The Warrior’s Prize

The Warrior's Prize, #4 of the True Love Brides series of medieval Scottish romances by Claire DelacroixBuy NowThe maiden was just another treasure to be won—until she stole his heart and changed his life forever.

Outraged that her beloved brother’s soul is to be the Fae tithe to Hell, Elizabeth knows that she must save him. She is the only one in her family who can see the Fae, after all, and is already cursed by their king herself. Malcolm may have offered to replace his comrade out of honor, but Elizabeth knows who better deserves to live—and it is not the handsome rogue, Rafael, who is concerned with his own welfare alone. It should be easy to make a wager with a mercenary, especially as Elizabeth does not care about the cost to herself. To her surprise, though, Rafael proves to be the man who not only takes her dare, but banishes the Fae king’s curse with kisses that turn her blood to fire. Could this hardened warrior, who appears to have no heart, be the destined love she has awaited?

At first glimpse, Rafael believes Elizabeth to be an angel sent to judge him—and he knows what her verdict will be. He has made choices in order to survive, and is not proud of them. But Elizabeth dares him to change, with an audacity that awakens a nobility of purpose that Rafael has forgotten he possessed. Can this bold maiden heal the wounds of his past? Can Rafael earn the right to grant her the life she deserves—and do so before the Fae king springs his trap, making Elizabeth his captive forever?

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The Warrior's Prize, #4 of the True Love Brides series of medieval Scottish romances by Claire Delacroix is also available in audioBuy Audio Book
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An excerpt from The Warrior’s Prize:

An angel had set foot on the earth.

The sight struck Rafael in the heart he had forgotten he possessed, a blow as piercing and sharp as that from an arrow.

He knew she could not truly be divine, but Rafael could conceive of no other explanation for the beauty who approached with Malcolm. She was looking up at Malcolm, as yet unaware of Rafael, which gave him time to stare.

Rafael had never believed that angels were beings of perfect beauty. He had always assumed that having witnessed both good and evil would leave a mark upon them, and this angel looked haunted by a sorrow that had scorched her soul. The combination of beauty and devastation was more alluring to him than he could have believed possible.

It made him think they had seen much of the same in this world.

He wondered whether she had come to judge him, or to smite him. He suspected that no judgment of his soul would be favorable, but did not shirk from the knowledge of all he had done.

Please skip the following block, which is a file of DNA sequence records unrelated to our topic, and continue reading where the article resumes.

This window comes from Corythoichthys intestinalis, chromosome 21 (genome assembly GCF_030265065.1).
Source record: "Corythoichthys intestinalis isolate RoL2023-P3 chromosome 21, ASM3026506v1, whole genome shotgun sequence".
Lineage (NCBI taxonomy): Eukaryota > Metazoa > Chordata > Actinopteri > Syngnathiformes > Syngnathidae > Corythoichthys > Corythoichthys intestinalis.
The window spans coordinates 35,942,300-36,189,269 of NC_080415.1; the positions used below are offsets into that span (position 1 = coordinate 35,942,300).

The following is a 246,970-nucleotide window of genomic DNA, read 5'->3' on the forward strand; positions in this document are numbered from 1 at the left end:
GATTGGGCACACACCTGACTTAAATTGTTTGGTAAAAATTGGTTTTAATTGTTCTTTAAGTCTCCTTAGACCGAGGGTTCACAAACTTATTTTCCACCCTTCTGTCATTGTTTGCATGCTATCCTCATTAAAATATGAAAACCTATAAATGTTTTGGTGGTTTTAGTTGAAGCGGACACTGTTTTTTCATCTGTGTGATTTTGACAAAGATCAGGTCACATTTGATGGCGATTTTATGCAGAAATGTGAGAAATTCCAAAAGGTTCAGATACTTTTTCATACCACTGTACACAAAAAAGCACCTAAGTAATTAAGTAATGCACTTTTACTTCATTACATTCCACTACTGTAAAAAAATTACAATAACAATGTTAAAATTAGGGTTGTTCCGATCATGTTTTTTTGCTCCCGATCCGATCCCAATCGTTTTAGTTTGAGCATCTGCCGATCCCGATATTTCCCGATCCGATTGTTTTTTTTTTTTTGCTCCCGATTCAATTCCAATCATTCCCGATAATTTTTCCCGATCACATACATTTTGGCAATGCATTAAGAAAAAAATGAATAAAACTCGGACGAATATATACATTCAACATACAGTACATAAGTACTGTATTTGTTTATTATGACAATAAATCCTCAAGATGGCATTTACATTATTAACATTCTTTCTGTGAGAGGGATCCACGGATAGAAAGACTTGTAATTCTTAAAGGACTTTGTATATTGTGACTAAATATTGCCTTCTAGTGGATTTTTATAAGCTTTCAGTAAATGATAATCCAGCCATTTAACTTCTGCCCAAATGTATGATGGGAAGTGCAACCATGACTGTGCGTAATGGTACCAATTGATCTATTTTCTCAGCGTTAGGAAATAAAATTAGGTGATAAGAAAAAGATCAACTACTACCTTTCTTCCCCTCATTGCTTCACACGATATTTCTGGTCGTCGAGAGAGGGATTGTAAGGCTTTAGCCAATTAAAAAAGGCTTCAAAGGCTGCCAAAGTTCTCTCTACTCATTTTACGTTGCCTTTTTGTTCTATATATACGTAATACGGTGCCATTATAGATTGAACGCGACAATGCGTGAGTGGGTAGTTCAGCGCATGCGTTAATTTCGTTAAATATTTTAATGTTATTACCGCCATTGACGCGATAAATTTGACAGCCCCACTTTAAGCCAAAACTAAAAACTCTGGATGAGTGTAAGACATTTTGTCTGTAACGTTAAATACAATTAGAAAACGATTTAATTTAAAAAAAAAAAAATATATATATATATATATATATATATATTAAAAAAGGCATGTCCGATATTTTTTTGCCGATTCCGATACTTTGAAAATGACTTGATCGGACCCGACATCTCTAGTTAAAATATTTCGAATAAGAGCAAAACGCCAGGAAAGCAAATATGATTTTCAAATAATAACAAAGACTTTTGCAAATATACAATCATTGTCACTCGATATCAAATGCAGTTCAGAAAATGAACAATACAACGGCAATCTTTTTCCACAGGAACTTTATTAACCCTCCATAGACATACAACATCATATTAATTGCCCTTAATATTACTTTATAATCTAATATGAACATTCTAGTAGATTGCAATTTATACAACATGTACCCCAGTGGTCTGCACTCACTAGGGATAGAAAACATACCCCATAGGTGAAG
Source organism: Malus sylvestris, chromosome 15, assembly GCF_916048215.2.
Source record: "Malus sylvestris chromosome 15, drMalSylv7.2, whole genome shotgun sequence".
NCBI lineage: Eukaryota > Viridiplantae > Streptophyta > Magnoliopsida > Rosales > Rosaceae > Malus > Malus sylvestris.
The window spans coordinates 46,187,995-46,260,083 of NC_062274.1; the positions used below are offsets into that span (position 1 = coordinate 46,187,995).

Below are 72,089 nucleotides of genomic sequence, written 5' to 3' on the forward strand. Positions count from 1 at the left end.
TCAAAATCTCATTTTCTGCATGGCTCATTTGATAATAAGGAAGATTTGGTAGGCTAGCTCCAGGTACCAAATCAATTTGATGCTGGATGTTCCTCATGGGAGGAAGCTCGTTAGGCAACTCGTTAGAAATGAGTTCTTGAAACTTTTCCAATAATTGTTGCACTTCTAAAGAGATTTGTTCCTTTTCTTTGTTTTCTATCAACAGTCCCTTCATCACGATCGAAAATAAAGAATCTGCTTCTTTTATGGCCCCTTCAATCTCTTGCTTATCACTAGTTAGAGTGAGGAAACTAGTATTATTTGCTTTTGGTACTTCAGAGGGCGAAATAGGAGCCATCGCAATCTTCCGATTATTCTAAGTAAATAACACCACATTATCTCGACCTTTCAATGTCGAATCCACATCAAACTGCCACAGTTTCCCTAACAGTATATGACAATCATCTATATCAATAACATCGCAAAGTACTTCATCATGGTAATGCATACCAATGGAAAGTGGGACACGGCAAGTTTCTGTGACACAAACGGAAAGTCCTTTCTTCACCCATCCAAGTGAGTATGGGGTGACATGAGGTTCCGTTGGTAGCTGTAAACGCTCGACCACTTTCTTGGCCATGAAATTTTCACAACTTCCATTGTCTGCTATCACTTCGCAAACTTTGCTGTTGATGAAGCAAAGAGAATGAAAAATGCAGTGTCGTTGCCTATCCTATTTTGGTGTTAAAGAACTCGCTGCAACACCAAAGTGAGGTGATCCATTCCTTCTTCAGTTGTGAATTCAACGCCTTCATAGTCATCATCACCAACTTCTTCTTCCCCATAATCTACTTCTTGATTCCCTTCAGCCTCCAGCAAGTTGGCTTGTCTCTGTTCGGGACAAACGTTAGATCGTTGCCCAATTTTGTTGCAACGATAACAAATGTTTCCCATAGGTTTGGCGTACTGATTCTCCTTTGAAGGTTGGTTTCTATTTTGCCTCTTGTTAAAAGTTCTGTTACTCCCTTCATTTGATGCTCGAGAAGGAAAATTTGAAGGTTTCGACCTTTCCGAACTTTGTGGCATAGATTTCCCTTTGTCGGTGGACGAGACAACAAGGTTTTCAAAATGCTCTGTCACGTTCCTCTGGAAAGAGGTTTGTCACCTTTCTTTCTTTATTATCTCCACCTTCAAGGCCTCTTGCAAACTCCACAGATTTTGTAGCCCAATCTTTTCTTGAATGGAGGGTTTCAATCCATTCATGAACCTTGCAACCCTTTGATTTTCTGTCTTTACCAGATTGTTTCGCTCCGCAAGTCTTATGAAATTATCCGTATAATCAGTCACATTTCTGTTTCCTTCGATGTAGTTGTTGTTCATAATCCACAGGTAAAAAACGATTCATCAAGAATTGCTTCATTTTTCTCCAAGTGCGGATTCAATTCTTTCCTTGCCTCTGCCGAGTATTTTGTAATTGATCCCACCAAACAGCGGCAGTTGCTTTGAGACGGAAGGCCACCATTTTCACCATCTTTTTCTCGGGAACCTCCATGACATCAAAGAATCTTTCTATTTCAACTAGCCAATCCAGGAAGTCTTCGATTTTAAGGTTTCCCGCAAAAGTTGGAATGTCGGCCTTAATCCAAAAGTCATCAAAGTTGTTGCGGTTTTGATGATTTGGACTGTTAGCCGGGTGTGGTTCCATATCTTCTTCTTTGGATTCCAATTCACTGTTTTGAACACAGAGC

He had survived and that had some value.

The strange thing was that even though he expected this woman would scorn him, he did not want to avoid her. She moved so smoothly across the ground that she seemed to float above it, and he was certain a creature so lovely could not tread upon the earth like any other mortal. She wore a kirtle of crimson as red as blood, its hems embroidered with the gold of the sun. A silver circlet graced her brow, her ebony hair bound beneath a veil of finest gold. Her skin was as fair as ivory and Rafael stared, like a man struck to a pillar of salt for daring to gaze upon such magnificence.

To his surprise, Malcolm escorted her directly to Rafael. Only in his comrade’s hall could he be in any proximity to such a maiden, clearly nobly born and yet unwed. He knew she was no angel in truth and feared she was the one Malcolm had sworn to marry. Rafael did not want to see this angel weep in disappointment to learn that Malcolm was already wed.

Oddly, her presence made him recall the accusation of Malcolm’s wife, Catriona. She had charged him with being a poor comrade and a poor friend for letting Malcolm take his place and pay his debt to the Fae. Theirs was a fair exchange, and Rafael knew it well, a bargain that repaid the debt Malcolm owed to him. But as he watched this angelic being approach, Rafael could not evade the truth of Catriona’s words. It was the mark of angels to shine light upon the deeds of men, to not shirk from the acknowledgment of the truth, no matter how unsavory it might be.

Catriona was right: no man of merit would let another die for him. No man who called himself a friend would let that man take a blow for him.

Yet he and Malcolm were partners in arms, comrades, not friends.

“Malcolm, you must not keep your oath,” she whispered, her voice as sweet as the honey of Rafael’s homeland. Her eyes were a clear green, he saw, a green as clear as the ocean’s curl, and her lips both full and rosy. Her words were so close an echo to Rafael’s own thoughts that he was startled. “They cannot claim your soul!”

Malcolm glanced quickly down at her, as if he would silence her, then gestured to Rafael. “Elizabeth, this is my comrade, Rafael Rodriguez. Rafael, my sister, Elizabeth.”

Rafael nigh swooned with relief that she was not the earl’s niece, Jeanne. He bowed low, not daring to touch her hand or step closer. He knew his place in the court of a nobleman—and actually his place was not in that court at all. It was in the stables or the bailey or the armory. They exchanged polite greetings.